A life of service at home and abroad

Lydia Aiken has had a longtime interest in other cultures and compassion for people from different backgrounds. And when she graduates from Missouri S&T, she hopes to carry that compassion and understanding into a career with the U.S. Foreign Service.

Lydia Aiken 

The U.S. Foreign Service’s 15,000 professionals carry out the foreign policy of the United States and aid U.S. citizens abroad.

Aiken, a senior in psychology with an emphasis in leadership, says that Missouri S&T has prepared her well for her post-college life and career.

This past July, she participated in a two-week study abroad trip to Nicaragua. During the trip, Aiken took immersive Spanish language lessons from Nicaraguan instructors and listened to guest lectures by local experts on Nicaraguan culture, history and technology. She even helped build a cooking oven for the local community. The trip was a requirement for Aiken’s global studies minor.

“If I can get on Facebook and chat with somebody that’s on the other side of the world, shouldn’t I know something about them and their culture?” Aiken says.

For her capstone course, Aiken took Cross-Cultural Psychology with Merilee Krueger, associate teaching professor of psychological science. The course reinforced Aiken’s long-held belief that just because some people are different than you, it doesn’t mean you should fear them.

“My mom always said that I had no fear of people who were different,” Aiken says. “Your differences make you unique, so we should always try to learn those first.”

Aiken realizes that the world is getting smaller, and wants to do her part to make it a more peaceful and understanding place.

“We are an increasingly global society,” she says. “I hope that sharing my experience will encourage more students to study abroad.”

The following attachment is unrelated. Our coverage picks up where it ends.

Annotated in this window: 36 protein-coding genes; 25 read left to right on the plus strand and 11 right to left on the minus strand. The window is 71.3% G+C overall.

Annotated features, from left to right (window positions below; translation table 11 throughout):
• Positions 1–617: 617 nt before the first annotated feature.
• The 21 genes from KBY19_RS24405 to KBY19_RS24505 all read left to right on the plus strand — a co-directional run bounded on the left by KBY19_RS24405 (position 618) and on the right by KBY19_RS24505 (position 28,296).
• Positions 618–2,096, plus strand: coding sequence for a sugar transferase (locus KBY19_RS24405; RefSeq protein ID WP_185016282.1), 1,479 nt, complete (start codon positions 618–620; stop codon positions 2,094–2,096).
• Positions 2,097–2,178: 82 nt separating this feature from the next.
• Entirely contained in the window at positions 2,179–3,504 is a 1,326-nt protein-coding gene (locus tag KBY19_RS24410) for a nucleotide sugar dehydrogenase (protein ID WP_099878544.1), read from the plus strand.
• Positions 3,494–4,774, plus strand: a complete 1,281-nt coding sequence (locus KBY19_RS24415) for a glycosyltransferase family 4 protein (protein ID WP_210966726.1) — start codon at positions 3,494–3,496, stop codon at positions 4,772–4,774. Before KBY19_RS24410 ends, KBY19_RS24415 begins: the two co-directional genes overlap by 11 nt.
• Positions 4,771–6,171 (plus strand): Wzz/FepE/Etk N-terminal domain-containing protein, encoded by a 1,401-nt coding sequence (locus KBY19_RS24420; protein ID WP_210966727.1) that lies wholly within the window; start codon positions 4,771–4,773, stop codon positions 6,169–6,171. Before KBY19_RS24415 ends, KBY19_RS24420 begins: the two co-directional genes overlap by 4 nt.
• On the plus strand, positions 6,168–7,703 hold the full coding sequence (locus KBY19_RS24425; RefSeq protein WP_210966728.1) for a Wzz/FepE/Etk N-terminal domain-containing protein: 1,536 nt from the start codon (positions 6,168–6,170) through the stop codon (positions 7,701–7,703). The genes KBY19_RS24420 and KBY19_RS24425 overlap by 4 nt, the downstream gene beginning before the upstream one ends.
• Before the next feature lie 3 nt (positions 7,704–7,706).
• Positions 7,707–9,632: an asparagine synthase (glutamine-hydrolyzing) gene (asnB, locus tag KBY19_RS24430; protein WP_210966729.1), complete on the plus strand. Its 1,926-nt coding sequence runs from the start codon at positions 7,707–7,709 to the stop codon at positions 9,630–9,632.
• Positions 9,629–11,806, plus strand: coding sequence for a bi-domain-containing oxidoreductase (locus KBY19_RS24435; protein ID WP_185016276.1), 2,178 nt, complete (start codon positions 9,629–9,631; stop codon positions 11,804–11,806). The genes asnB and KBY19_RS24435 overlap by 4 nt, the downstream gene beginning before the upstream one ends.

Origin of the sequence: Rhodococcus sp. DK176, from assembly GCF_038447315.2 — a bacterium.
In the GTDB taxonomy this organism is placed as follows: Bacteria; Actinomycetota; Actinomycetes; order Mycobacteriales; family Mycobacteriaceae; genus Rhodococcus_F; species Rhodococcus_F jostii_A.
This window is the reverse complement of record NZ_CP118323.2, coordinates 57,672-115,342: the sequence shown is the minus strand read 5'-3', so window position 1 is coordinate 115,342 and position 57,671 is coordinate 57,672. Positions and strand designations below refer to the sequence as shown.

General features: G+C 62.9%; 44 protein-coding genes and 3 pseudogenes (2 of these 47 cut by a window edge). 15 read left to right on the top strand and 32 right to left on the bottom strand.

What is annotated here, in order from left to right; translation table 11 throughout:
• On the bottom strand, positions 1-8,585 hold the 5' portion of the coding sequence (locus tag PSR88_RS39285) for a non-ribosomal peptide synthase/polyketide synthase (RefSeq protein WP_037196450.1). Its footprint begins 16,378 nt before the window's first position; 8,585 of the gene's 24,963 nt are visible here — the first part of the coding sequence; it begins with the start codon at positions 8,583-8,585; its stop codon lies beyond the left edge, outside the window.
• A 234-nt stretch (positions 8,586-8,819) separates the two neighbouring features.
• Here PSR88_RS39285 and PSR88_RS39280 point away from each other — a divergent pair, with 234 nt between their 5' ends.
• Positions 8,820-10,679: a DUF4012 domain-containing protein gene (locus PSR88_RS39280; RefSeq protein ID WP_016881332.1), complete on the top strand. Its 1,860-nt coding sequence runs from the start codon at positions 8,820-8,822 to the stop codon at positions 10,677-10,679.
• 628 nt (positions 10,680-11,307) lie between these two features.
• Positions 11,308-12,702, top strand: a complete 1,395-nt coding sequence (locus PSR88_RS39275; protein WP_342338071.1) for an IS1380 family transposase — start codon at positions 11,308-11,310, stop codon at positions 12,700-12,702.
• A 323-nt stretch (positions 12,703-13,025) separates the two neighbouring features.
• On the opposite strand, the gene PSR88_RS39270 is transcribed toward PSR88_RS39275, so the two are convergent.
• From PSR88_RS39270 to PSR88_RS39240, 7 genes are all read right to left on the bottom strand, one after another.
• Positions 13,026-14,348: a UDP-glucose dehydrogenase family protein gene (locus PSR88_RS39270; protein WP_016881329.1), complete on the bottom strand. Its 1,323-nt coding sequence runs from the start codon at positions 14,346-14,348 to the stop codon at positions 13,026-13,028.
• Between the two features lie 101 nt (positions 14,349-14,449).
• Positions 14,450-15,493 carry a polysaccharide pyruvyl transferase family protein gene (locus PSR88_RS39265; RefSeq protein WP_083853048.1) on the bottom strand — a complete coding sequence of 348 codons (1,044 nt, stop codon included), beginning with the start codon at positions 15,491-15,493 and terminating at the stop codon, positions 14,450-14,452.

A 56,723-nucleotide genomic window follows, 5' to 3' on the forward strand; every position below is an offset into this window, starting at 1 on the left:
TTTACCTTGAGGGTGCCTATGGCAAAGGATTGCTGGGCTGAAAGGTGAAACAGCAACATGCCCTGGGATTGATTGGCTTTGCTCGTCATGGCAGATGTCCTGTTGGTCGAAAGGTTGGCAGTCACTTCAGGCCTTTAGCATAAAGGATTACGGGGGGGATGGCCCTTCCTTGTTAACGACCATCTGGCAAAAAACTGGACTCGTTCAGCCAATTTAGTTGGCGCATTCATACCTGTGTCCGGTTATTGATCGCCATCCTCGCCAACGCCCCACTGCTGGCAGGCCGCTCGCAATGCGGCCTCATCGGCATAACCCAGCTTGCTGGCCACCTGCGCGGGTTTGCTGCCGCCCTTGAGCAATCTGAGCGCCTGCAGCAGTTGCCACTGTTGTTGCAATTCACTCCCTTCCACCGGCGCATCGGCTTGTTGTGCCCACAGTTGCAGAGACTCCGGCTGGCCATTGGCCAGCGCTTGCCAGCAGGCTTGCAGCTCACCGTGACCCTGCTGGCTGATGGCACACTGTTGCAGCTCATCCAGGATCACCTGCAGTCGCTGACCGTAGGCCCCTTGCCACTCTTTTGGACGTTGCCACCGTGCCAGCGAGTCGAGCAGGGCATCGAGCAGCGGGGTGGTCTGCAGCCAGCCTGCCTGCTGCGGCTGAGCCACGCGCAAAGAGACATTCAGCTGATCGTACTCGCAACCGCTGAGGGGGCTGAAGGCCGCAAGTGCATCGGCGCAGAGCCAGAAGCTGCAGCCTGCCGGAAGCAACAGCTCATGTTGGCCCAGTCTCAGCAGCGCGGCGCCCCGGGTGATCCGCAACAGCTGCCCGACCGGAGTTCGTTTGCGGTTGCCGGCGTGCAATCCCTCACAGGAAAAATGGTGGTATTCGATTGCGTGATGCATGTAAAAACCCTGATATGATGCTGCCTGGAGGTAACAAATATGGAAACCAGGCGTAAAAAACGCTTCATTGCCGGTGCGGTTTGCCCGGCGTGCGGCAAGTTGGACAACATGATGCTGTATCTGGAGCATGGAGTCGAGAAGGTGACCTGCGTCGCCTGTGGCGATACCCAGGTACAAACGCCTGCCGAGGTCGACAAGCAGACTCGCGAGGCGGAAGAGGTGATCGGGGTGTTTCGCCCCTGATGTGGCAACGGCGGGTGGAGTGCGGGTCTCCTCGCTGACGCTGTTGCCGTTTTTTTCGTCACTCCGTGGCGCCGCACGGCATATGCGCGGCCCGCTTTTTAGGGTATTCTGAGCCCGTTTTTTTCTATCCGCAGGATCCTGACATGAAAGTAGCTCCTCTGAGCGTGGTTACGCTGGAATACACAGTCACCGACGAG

Around the Puck

“Forged in Gold: Missouri S&T’s First 150 Years”

In the 1870s, Rolla seemed an unlikely location for a new college. There were only about 1,400 residents in a community with more saloons than houses of worship. There were no paved streets, sewers or water mains. To visitors, there seemed to be as many dogs, hogs, horses, ducks and geese as humans walking the dusty streets.

[Read More...]

By the numbers: Fall/Winter 2019

[Read More...]

Bringing clean water to South America

Assessing water quality, surveying mountaintop locations and building systems to catch rainwater — that’s how members of S&T’s chapter of Engineers Without Borders spent their summer break.

[Read More...]

Geothermal goals exceeded

After five years of operation, Missouri S&T’s geothermal energy system continues to outperform expectations. S&T facilities operations staff originally predicted the geothermal system would reduce campus water usage by over 10% — roughly 10 million gallons per year. The system, which went online in May 2014, cut actual water usage by 18 million to 20 […]

[Read More...]

What happens in Vegas…may appear in print

In his latest volume of Las Vegas lore, historian Larry Gragg says it was deliberate publicity strategies that changed the perception of Sin City from a regional tourist destination where one could legally gamble and access legalized prostitution just outside the city limits, to a family vacation spot filled with entertainment options and surrounded by […]

[Read More...]